• The first half might appeal to college going youth but there isn't much in it for the rest.
A decent take on an issue seldom attempted on celluloid!

Sunday, September 8, 2013

The 'Lucia' Experience

I have only seen Thamizh, English & Hindi films in theatres before. I have seen a lot of foreign language films relying on my beloved set of friends whose names end with '.srt'! For some reason, never have I seen films in languages of neighbouring states: Telugu & Kannada! I was apprehensive about watching a Kannada film for the first time, in a theatre but going by words of some people who, in my view, have a wonderful taste on films, I had to break my duck and go watch this one. Was it worth breaking the rigid reason-less rules I had set for myself? Hell, yeah!

First things first. The film is experimental from every angle one sees. It is the first crowd-funded mainstream Indian Cinema (funded by about 1300 individuals); It has been made at a budget of about 70 Lakhs rupees. If these are mind-boggling, what is shown in the film is even more so. You are made to dream with the makers.

The film begins with lines from a Kannada poet's philospohical set of verses and at the end of it all you are made to realise, the film couldn't have started more apt!

It is very difficult to give out Lucia's plot without revealing things that, by remaning suspenseful, would make the film an even better one to watch! Hence, I choose the brevity path. The film deals with a guy suffering from insomnia and how he gets introduced to pills that can allow him to cultivate and experience lucid dreams (For more on this, go watch the film or go to wiki). How the dream and real life get dramatically entangled is what gets presented in tremendous style with a classy exhibition of almost all qualities & measures a film can be gauged with.

You get to see a fast-cut, interlaced screenplay with heaps of scenes that give a lot of clue (foreshadowing?, may be!) which you wouldn't be able to connect till all of the suspense is revealed at the end - Quality of a typical thriller which would give one the urge to watch a second time and a delight while doing so! Pawan Kumar, the film's director, I gather from his website, got the urge to make films only later than 2005 (when he mentions he started watching a lot of films) and in about 8 years of following his passion, if he can give this good a film, one can surely expect a lot more gems from him and his talented team. It is evident (and I mean it in the right sense) that he follows a lot of World Cinema and has mixed and matched styles from various such schools at apt places. For instance, the characters of the interrogating officers work as well as they do because they don't go over the top but work the way you see in South American films (those guys show cops best!).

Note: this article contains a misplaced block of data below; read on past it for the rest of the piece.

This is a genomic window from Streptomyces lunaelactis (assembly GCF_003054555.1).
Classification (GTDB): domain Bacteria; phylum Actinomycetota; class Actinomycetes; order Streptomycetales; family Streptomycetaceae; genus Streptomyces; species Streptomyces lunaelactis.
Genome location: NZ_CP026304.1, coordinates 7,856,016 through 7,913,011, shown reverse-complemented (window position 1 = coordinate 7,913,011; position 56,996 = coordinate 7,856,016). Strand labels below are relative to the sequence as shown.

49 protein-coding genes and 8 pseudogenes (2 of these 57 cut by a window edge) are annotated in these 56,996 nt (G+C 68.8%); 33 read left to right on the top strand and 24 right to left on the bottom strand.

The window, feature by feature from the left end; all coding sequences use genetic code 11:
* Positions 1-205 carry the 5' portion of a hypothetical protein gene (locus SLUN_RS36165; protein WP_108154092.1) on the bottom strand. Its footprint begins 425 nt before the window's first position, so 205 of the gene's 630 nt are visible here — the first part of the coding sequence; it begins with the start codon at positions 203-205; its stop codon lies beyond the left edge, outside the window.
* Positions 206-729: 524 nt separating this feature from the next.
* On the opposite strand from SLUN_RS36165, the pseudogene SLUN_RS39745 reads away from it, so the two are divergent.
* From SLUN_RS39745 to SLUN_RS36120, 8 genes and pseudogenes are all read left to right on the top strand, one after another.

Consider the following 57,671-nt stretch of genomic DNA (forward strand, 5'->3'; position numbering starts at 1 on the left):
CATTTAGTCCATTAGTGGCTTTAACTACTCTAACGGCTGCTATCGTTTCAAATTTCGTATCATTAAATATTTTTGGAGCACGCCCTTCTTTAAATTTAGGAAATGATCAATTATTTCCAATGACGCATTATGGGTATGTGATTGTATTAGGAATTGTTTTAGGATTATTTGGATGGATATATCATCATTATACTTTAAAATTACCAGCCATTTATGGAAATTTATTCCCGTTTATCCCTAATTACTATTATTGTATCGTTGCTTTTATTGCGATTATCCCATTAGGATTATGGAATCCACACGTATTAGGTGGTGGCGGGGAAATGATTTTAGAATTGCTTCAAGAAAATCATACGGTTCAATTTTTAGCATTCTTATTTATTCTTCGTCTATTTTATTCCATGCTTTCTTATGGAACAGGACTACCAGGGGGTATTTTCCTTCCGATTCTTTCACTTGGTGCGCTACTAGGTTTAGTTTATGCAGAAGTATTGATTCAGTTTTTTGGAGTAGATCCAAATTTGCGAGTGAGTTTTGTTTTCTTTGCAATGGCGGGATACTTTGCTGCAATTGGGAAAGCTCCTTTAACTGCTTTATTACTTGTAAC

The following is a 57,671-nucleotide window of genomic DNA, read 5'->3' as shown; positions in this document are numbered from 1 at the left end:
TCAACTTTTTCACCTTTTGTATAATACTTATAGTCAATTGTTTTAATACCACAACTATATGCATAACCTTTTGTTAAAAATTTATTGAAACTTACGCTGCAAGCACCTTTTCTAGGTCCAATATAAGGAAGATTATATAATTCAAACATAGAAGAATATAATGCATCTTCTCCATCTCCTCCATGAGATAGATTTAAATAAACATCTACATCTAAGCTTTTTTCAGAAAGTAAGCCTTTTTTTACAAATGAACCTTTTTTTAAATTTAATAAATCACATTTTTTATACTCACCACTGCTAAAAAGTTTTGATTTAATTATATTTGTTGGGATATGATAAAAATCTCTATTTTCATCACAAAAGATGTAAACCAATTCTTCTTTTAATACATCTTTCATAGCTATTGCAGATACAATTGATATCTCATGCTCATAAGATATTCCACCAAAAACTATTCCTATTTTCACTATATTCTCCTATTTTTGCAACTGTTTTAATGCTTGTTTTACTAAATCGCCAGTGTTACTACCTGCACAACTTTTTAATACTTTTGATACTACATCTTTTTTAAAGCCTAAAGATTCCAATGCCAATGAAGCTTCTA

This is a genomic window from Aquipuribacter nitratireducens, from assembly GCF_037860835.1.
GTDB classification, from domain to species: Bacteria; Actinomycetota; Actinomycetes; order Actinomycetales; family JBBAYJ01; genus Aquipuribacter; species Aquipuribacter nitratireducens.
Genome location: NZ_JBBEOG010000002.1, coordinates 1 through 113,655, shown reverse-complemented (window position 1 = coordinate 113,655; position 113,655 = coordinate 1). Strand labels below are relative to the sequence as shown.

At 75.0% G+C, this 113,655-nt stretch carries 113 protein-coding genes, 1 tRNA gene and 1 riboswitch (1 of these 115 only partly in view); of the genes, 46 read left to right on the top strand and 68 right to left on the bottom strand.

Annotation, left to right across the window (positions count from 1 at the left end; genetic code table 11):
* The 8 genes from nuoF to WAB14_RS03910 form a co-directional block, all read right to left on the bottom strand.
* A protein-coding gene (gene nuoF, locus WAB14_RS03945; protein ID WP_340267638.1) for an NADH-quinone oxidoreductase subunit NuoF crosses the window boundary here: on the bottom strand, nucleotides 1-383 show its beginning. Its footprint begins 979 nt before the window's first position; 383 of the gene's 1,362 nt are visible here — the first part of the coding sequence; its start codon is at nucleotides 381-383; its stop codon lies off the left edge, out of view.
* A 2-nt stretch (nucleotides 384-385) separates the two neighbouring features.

One aspect of the film that stands out is the fact that Lucia despite being a complex narrative, doesn't suffer from a big problem some of the other complex, tough to comprehend, open-ended mindf**k films undergo - Leaving the audience with questions and allow them to discuss things on forums! (I hate such ones like The American Psycho & even Mullholland Dr. to an extent!). The film teases the viewer like anything and ultimately connects all untied ends and trolls the critic in you to perfection. That is the best possible Check-mate a film maker can offer his audiences.To elaborate the point, You find a lot of characters which you could  ,while watching the film, think would be usable in a debate against the film (the tall killer guy and his seemingly irrelevant presence as an example) but with the twist offered and the explanations given, you have no choice but to accept the maker has made that role with purpose!

Coming to the performances of the Cast and crew, the film's technical prowess is evident in both style and efficiency (that has helped this one to be made in a shoe-string budget!) Siddharth Nuni's(who I realised later was in the show with us in PVR today) modern-school camerawork complements Pawan's intentions so well and the music by Poornachandra Tejaswi (aided in BGM by Santhosh Narayanan) is quite impressive. The cuts are classy and combine well with the screenplay.

Performance-wise, Satish - the guy who plays the main role is a revelation! I am not sure if he is a seasoned mainstream actor in Sandalwood! If he isn't yet, he is sure to be one soon! If he doesn't become one - God save the industry! He presents a subtle contrast between the two characters he plays and when he breaks down on the death of his beloved mentor Shankranna and vows to bring back life to the talkies, he brings the raw emotion on to screen brilliantly aided by some wonderful dubbing accent. Supporting him well are Shruthi Hariharan, Shankaranna & the policemen.

If there is anything to talk negative about the film, it could be the build-up given to CBI officer Sanjay whose role eventually fizzles out and makes one feel the initial build-up was unnecessary. Who knows, that could have even been to distract the viewer from what line the film is to take when it gets deep!

There are loads of smartly placed elements that could appease members of 'I-go-to-films-only-to-be-entertained' club as well and I see no reason why this film shouldn't gross some big buck as well!

Given the fact that I have never even watched one Kannada film before, I could be prejudiced in having the view that the Kannada industry lags hugely behind most of the other language industries in India known for their films; One Lucia isn't going to change that view completely but I will think twice before generalising things, for, there has been such a gem somewhere within the industry I have considered low on quality; A gem that, in the best possible way has explained "There is someone with a big dream about your small life!" And there could be many more. We should be glad to welcome them all if and when they arrive!